The Thawing of the White Horse

The Ushiro Tateyama Range from Korenge Dake

The Ushiro Tateyama Range from Korenge Dake

I’m used to this now. My ascension snowshoes are set with the extra heel support bar up and I am stepping up through snow that has been melting in the May sun, re-frozen at night, crushed in the morning by hundreds of feet, and is melting again. It’s a slippery slush in some places and hard and crusty in others. The slushy places tend to be brown and the hard places white, but it’s not always so. My feet can slide out from beneath me anywhere as dirty crushed ice skids out from under the pressure of my feet. Or the icy surface is too hard even for the crampons on my snowshoes to grip well and my feet scratch across the snow as they slide. Just about everyone around me has crampons. I have been thinking to buy crampons for over a year now but apparently good crampons mean getting expensive winter boots too and I don’t have the money. So I go with my leather hiking boots and snowshoes. I can make it up. I know it.

I have been up this route before, back in August of 2003. It was a rainy day and I quickly got miserably wet as I hiked up from the cable car station at Tsugaike Nature Park to Tenguhara, a plateau of volcanic boulders above the wetland at Tsugaike. The trail climbed up through a vibrant and rich forest green and at Tenguhara there had been white flowers blooming between lava rock and muddy puddles. Now I am climbing straight up the slope where only the tops of a few trees are sticking up through the snow. At Tenguhara I see a forest of treetops in brownish snow. Above are more volcanic rocks, the boulders of Shirouma Norikuradake, an oddity in the Ushiro Tateyama Range of the Kita (North) Alps of Japan. All mountains in this range are basically igneous rock but formed below the surface of from volcanoes of long ago. Norikura’s rocks look geologically fresh but there is no distinct cone to indicate the crater that spewed out these pockmarked black rocks. Perhaps the crater was in Shirouma Ohike, the big pond just over the mound of Norikura’s boulder field.

A pair of ptarmigan is waiting for me as I leave the snow at last at Norikura and start hopping over boulders, trying to avoid the plants and muddy earth. Oike is a white basin – there will be no pond until mid-June perhaps. The lodge here is buried save for the apex of the roofs of the three buildings. Someone has built a wall of snow blocks around his tent for protection against the wind that is blowing in from across the unobstructed flats of the frozen and snow-covered pond. I choose a spot for my tent next to the top of the second floor of one of the lodge buildings. I didn’t come prepared to build an igloo or anything but I know wind protection is wise. Last year I left my tent anchored with pegs in the icy snow on Hou-Ouzan and came back from a day’s exploring on the mountain to find my tent had been blown ten metres and was blocking the path from the mountain to the tent site. I use a snowshoe to hack out blocks and chunks of snow and ice and make a low wall. Squatting behind it is like a magic switch has been thrown and the wind has stopped. I set up my tent and realize that the tent stands higher than the wall. I just have to hope the weight of my belongings will be enough to keep the tent from blowing away… this time.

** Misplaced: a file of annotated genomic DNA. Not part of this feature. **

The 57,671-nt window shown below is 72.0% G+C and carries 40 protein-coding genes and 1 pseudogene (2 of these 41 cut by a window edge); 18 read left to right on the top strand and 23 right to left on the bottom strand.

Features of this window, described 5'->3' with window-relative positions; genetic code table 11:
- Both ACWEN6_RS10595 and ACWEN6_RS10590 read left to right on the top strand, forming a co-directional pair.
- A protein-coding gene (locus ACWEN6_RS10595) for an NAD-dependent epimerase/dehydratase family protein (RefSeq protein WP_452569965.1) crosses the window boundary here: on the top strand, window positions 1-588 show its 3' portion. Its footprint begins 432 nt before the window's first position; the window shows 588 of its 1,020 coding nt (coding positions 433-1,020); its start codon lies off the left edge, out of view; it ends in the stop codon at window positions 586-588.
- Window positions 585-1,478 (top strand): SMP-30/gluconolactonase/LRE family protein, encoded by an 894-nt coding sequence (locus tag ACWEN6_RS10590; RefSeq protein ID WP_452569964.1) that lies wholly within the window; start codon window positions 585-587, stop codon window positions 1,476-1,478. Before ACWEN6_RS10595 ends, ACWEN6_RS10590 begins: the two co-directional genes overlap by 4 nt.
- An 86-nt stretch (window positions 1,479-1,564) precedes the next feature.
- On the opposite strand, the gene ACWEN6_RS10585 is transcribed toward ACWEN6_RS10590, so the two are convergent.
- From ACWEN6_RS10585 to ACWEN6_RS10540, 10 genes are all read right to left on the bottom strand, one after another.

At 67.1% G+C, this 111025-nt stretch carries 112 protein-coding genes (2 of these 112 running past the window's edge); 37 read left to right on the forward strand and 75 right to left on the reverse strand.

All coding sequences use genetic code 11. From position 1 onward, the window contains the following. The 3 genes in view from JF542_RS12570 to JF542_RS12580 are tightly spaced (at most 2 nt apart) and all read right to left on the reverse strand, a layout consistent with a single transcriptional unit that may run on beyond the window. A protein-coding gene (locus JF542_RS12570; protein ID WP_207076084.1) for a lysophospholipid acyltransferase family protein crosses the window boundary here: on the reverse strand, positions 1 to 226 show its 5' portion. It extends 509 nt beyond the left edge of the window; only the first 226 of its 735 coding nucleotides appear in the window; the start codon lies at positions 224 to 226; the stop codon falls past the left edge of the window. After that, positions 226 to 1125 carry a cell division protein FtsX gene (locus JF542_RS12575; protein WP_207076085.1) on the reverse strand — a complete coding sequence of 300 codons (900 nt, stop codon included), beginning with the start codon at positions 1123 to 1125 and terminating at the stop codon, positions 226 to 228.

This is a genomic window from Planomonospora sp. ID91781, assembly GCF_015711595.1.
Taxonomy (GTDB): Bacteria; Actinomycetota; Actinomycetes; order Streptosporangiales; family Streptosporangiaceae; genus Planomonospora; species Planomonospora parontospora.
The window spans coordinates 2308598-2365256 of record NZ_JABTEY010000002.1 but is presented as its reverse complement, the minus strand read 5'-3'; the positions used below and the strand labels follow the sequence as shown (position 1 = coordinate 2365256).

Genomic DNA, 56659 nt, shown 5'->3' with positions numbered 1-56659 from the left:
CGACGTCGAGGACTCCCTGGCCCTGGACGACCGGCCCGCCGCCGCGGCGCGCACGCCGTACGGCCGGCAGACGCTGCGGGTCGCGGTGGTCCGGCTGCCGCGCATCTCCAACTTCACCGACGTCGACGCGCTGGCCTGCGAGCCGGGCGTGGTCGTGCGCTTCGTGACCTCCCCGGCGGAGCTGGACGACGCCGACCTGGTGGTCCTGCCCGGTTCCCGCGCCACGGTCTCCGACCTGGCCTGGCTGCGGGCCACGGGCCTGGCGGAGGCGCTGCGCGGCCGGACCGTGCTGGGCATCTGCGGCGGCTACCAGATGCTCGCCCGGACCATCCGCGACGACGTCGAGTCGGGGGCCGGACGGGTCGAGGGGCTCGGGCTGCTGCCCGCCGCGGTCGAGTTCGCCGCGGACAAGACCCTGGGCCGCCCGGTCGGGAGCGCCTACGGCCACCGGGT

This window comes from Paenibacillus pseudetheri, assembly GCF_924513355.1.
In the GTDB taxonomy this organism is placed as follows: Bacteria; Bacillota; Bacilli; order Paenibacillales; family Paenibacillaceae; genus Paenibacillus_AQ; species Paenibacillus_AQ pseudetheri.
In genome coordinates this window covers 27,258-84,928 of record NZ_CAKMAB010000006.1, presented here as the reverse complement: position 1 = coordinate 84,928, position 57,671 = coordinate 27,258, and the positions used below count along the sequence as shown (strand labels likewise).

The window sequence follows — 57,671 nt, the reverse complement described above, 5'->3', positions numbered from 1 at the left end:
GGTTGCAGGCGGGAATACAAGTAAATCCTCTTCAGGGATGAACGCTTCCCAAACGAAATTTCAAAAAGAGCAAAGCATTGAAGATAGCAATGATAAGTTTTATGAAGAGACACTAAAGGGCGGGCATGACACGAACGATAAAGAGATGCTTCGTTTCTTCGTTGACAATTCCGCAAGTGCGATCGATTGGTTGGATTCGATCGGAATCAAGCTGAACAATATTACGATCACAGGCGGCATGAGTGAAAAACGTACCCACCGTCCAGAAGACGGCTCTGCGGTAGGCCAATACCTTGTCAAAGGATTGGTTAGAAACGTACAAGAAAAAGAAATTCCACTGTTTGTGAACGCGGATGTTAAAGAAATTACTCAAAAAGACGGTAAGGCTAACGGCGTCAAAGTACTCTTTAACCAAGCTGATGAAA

Camp at the Oike Sansou

Camp at the Oike Sansou

Once the wall is ready the best of the afternoon light is gone. I came here to the Ushiro Tateyama Range to shoot the mountains and the thawing white cover of winter in twilight. Recently I have been trying to get good sunrise and sunset photos and have been ignoring twilight, a time of day I used to love photographing. This time I plan to be ready for capturing the light on the snow. However, the sky is so hazy that the sun just becomes a blur, a smudge, and then disappears before reaching the horizon. I climb up to the first high point above the pond and watch as the evening fades in the clouds and haze without any great display of colour. At last I return to camp and eat and prepare for the next day.

The best of the sunset over Norikura Dake

The best of the sunset over Yukikura Dake

My alarm goes at 3AM and I am out on the snow before 3:30. The sky is actually mostly cloudy and there is no twilight or sunrise. My destination for the day is the summit of Shiroumadake – 2,932 metres and the highest peak in the range. The name means White Horse Mountain – 白馬岳 – but even though it is the officially gazetted name it is not the original name. Formerly it was known as Shirouma Mountain using the Kanji 代馬, the name of a kind of work horse. In the spring when the snow melts the rocks that emerge make the shape of the Shirouma. But when the government officials came to record the name of the village they mistook the name for 白馬 – Shirouma – the same pronunciation but different meaning. Furthermore, the village name was then recorded by alternate readings of the Kanji and became known as Hakuba. Now the village is Hakuba and the mountain is Shirouma, different pronunciation but the same Kanji.

Scratching my snowshoes’ crampons on the frosty snow, I have to get up Korengedake first, which is no problem. It takes me a long time though because the view over the range and the North Alps is something spectacular. Stretching out before me are the all the mountains I know and have climbed before: Shiroumadake, Shakushidake, Shirouma Yarigatake, Karamatsudake, Goryudake, and Kashima Yarigatake. Beyond these peaks I can see several mountains in the Tateyama/Tsurugi Range, the Yari/Hotaka Range, and the Ura and Omote Ginza Lines. There are few places in Japan where you can see high snowy peaks beyond the high snowy peaks.

Glorious view in early May

Glorious view in early May

My neighbours in the tent with the snow wall greet me and I talk excitedly about the view. Later a man on his way down stops to chat with me and tells me he has climbed 90 of Japan’s 100 Famous Mountains. He’s excited to hear I am from Canada and keeps talking but I can’t keep from noticing the big green stalactite in his left nostril. His nose has been running and building up a collection like green candle wax.

It’s a long walk with me stopping frequently to capture the spot lighting on the mountains as the sun begins shooting stray beams through the thin cloud cover. Some people who passed me before are on their way down again. At last I tackle the final rise and get up to the summit of Shiroumadake. It’s no surprise but I still find it amazing how many seniors and retirees – men and women – I can see on the summits of Japanese mountains, even in early spring when there is still ice and snow. Below the steep drop of snow off to the north of the summit climbing parties are taking turns coming up from the more challenging route below the east face, where ropes and ice picks are necessary.

A climbing party below the summit

A climbing party below the summit

A climber nearing the summit

A climber nearing the summit